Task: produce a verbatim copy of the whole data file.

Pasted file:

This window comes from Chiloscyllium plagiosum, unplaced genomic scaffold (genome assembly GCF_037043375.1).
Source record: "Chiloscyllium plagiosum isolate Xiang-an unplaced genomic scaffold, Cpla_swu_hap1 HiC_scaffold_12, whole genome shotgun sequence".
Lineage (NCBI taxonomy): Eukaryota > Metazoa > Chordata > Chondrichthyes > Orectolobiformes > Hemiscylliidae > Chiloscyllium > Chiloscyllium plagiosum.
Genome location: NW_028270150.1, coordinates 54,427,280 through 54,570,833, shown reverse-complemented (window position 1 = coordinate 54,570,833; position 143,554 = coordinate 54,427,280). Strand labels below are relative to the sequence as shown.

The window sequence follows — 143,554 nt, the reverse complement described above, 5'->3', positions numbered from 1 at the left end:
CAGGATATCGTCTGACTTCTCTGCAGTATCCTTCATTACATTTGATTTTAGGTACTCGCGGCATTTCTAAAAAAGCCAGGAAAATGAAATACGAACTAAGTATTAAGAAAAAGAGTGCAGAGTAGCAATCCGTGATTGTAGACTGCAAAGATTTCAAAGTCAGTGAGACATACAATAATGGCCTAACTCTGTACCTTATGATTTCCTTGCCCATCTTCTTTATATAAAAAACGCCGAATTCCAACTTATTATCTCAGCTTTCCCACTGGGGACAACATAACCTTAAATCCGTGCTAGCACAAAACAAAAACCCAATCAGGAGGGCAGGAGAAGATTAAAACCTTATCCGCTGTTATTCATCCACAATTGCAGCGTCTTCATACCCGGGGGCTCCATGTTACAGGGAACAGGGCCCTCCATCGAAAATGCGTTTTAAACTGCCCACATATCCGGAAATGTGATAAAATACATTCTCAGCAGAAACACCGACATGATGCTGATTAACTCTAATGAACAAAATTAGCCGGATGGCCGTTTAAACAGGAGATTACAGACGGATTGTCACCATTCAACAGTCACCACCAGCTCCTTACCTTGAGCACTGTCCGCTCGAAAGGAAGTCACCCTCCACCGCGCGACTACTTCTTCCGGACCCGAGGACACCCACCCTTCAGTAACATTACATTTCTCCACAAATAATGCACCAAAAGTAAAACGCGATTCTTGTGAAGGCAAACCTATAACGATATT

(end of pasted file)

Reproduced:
This window comes from Chiloscyllium plagiosum, unplaced genomic scaffold (genome assembly GCF_037043375.1).
Source record: "Chiloscyllium plagiosum isolate Xiang-an unplaced genomic scaffold, Cpla_swu_hap1 HiC_scaffold_12, whole genome shotgun sequence".
Lineage (NCBI taxonomy): Eukaryota > Metazoa > Chordata > Chondrichthyes > Orectolobiformes > Hemiscylliidae > Chiloscyllium > Chiloscyllium plagiosum.
Genome location: NW_028270150.1, coordinates 54,427,280 through 54,570,833, shown reverse-complemented (window position 1 = coordinate 54,570,833; position 143,554 = coordinate 54,427,280). Strand labels below are relative to the sequence as shown.

The window sequence follows — 143,554 nt, the reverse complement described above, 5'->3', positions numbered from 1 at the left end:
CAGGATATCGTCTGACTTCTCTGCAGTATCCTTCATTACATTTGATTTTAGGTACTCGCGGCATTTCTAAAAAAGCCAGGAAAATGAAATACGAACTAAGTATTAAGAAAAAGAGTGCAGAGTAGCAATCCGTGATTGTAGACTGCAAAGATTTCAAAGTCAGTGAGACATACAATAATGGCCTAACTCTGTACCTTATGATTTCCTTGCCCATCTTCTTTATATAAAAAACGCCGAATTCCAACTTATTATCTCAGCTTTCCCACTGGGGACAACATAACCTTAAATCCGTGCTAGCACAAAACAAAAACCCAATCAGGAGGGCAGGAGAAGATTAAAACCTTATCCGCTGTTATTCATCCACAATTGCAGCGTCTTCATACCCGGGGGCTCCATGTTACAGGGAACAGGGCCCTCCATCGAAAATGCGTTTTAAACTGCCCACATATCCGGAAATGTGATAAAATACATTCTCAGCAGAAACACCGACATGATGCTGATTAACTCTAATGAACAAAATTAGCCGGATGGCCGTTTAAACAGGAGATTACAGACGGATTGTCACCATTCAACAGTCACCACCAGCTCCTTACCTTGAGCACTGTCCGCTCGAAAGGAAGTCACCCTCCACCGCGCGACTACTTCTTCCGGACCCGAGGACACCCACCCTTCAGTAACATTACATTTCTCCACAAATAATGCACCAAAAGTAAAACGCGATTCTTGTGAAGGCAAACCTATAACGATATT